The problem concerning the relationship of state and federal law in actions based on diversity of citizenship is of long standing and one of the most difficult of all legal questions. From the time of Swift v. Tyson, 16 Pet. 1, 10 L.Ed. 865, in 1842, the courts have been trying to define those areas in which federal law will reign over state law in federal court. In 1938 the Supreme Court established that federal courts are to apply the substantive law of the forum state in diversity actions. Erie Railroad Company v. Tompkins, 304 U.S. 64, 58 S.Ct. 817, 82 L.Ed. 1188 (Erie). That pronouncement and the difficulty in applying it led to further enunciation of the doctrine by the Court in the 1945 case of Guaranty Trust Co. of New York v. York, 326 U.S. 99, 65 S.Ct. 1464, 89 L.Ed. 2079 (Guaranty). The issue in that case was whether a state statute of limitations which would have barred the suit in state court, operated as a bar to the suit in federal court. The controversy centered upon whether a state statute of limitations is a matter of procedure and therefore not controlling in a federal court according to the substance-procedure dichotomy elucidated in Erie. The Court reasoned that more than a substance-procedure was involved and held that:
"* * * [S]ince a federal court adjudicating a state-created right solely because of the diversity of citizenship of the parties is for that purpose, in effect, only another court of the State, it cannot afford recovery if the right to recover is made unavailable by the State nor can it substantially affect the enforcement of the state right as given by the State." 326 U.S. 99, 108-109, 65 S.Ct. 1464, 1469-1470.
The import of Erie according to the Court in Guaranty was:
"* * * [T]hat for the same transaction the accident of a suit by a non-resident litigant in a federal court instead of in a State court a block away, should not lead to a substantially different result." 326 U.S. 99, 109, 65 S.Ct. 1464, 1470.
This "outcome determinative" test proved difficult for courts to administer for almost every rule of procedure can have a substantial effect on the outcome of a case. The Supreme Court appeared to have retreated somewhat from the "outcome determinative" test in the 1958 case of Byrd v. Blue Ridge Rural Electric Coop. Inc., 356 U.S. 525, 78 S.Ct. 893, 2 L.Ed.2d 953 (Byrd). As a defense in a negligence action the defendant argued that plaintiff was its employee for purposes of the South Carolina Workmen's Compensation Act and subject to the exclusive remedy provided by the Act. South Carolina law determined that the defense was to be ruled on by the judge rather than the jury. In the face of that rule, the Supreme Court held that in federal court the jury must pass on the defense. The Court recognized "a strong federal policy against allowing state rules to disrupt the judge-jury relationship in the federal courts." 356 U.S. 525, 538, 78 S.Ct. 893, 901. Thus a balancing of the policies behind the federal and state laws in conflict was added to the determination of which law to apply.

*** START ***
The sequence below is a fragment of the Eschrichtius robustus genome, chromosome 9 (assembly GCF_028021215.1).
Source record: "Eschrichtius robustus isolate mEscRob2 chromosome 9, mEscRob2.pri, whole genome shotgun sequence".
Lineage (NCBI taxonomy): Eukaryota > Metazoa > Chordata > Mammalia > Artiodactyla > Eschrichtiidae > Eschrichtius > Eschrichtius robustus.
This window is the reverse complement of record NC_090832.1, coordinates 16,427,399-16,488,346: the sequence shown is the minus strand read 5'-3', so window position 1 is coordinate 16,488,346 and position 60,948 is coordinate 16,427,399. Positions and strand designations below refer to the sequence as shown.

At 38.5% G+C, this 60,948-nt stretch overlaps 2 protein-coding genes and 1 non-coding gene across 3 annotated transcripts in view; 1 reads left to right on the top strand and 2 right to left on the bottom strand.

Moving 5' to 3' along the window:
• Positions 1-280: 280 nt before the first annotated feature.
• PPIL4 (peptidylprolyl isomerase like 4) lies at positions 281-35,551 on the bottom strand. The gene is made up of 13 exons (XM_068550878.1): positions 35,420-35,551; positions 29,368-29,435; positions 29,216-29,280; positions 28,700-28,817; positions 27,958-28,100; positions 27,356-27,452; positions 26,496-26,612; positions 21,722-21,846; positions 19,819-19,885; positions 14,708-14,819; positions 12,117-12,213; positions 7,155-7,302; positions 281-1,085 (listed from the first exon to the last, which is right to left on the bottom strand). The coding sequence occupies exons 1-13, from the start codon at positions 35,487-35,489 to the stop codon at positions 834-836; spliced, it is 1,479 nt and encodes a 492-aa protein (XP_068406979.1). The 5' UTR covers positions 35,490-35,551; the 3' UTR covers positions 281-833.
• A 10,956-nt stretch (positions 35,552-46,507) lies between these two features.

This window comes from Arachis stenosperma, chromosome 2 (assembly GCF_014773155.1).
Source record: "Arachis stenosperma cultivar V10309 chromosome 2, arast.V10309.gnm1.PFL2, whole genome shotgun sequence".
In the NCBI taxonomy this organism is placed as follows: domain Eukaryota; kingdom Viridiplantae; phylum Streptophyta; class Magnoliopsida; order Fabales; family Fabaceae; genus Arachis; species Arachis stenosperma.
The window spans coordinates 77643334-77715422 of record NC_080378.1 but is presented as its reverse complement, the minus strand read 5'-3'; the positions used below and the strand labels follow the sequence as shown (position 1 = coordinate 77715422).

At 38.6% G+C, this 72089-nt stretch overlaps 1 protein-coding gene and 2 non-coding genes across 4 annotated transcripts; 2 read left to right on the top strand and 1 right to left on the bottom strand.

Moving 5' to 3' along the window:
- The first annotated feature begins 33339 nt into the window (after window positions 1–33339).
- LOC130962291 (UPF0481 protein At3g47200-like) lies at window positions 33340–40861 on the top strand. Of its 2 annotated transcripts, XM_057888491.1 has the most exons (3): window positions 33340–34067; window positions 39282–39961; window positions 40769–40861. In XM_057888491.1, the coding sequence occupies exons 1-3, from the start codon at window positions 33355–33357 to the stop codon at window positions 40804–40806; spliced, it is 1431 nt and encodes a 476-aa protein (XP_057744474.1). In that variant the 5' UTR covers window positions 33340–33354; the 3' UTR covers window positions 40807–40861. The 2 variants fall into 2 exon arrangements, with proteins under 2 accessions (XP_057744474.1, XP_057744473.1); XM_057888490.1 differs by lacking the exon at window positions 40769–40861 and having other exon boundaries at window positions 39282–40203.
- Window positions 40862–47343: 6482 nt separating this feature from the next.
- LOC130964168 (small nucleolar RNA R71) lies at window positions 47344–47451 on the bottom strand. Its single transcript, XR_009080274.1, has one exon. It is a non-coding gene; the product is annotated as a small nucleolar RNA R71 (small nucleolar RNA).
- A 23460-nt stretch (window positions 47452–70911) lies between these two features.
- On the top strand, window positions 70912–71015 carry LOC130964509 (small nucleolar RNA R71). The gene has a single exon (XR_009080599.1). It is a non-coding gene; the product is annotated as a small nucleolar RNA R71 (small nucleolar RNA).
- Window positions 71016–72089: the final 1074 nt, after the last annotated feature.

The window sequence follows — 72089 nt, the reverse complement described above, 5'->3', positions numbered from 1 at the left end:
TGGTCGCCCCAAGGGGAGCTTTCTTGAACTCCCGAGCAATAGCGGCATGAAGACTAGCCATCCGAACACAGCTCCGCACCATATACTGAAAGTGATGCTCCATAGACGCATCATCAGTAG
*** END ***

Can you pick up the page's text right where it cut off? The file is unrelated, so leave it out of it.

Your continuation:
The most recent Supreme Court pronouncement bearing on the instant controversy is found in Hanna, supra. The issue in Hanna was whether substituted service on an executor at his place of abode according to Rule 4(d) (1) Fed.R.Civ.P. is sufficient where a state statute demands in hand service within a specified time to commence a suit in federal court. In holding that the federal rule prevailed, the Court relied on Byrd to reason that the "outcome determinative" test was never meant to serve as a "talisman" to apply the Erie doctrine. 380 U.S. 460, 466-467, 85 S.Ct. 1136. The choice between state and federal law is to be made by reference to the policies underlying the Erie rule. The Court found the policies underlying Erie to be "discouragement of forumshopping and avoidance of inequitable administration of the laws." 380 U.S. 460, 468, 85 S.Ct. 1136, 1142. The Court went on to say that Erie is not a proper test when the question is governed by one of the federal rules of civil procedure. So long as the rule is not counter to the Rules Enabling Act or the Constitution, it is to be applied regardless of the outcome under a contrary state rule of law. 380 U.S. 460, 469-474, 85 S.Ct. 1136.